Sepulveda is cooler and more collected than his opponent; he argues that God created Indians as a lesser species designed to serve the Christian, European race. While that may sound ludicrous to us now, it was the point of view that prevailed during this historical era. Furthermore, Sepulveda is the better debater, poking holes in the claims made by Las Casas even as he tries to prove that God is on the side of the Spanish. In his opinion, that's why the undeclared war between the colonizers and the colonized is so heavily one-sided. Sepulveda goes so far as to claim that the smallpox epidemic that decimated a good portion of the Indian population was the result of divine intervention.

Both Bamman and Skybell bring depth to their roles rather than serving as mere mouthpieces for their different positions. Bamman strikes just the right note between heartfelt sincerity and irritating verbosity. In contrast, Skybell is slick without seeming smarmy. Given his argument, it would be easy to make Sepulveda extremely unlikeable, yet Skybell infuses his characterization with dignity -- even sensitivity. But the most impressive actor in the production is Sommer. As the Pope's Legate listens to the competing arguments, various emotions play out across his face. He is alternately bemused and irritated by Las Casas and Sepulveda, yet it's clear that he's actively listening and weighing their statements. On the second day of the proceedings, the Legate reveals a few surprises of his own to enhance the debate, and the delight that this appears to bring him is well communicated by Sommer.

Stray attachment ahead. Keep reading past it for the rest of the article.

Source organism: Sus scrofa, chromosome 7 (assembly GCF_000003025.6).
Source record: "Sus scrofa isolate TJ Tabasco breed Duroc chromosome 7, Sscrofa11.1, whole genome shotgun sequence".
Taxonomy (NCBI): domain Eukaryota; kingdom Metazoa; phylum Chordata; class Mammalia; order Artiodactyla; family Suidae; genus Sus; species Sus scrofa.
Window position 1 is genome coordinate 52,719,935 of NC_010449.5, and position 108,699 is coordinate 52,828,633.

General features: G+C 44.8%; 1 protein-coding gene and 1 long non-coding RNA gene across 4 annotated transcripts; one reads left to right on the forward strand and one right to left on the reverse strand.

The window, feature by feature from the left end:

Josef Sommer, Herb Foster, and Gbenga Akinnagbe in The Controversy of Valladolid
(Photo © Michal Daniel)
Josef Sommer, Herb Foster, and Gbenga Akinnagbe in
The Controversy of Valladolid
(Photo © Michal Daniel)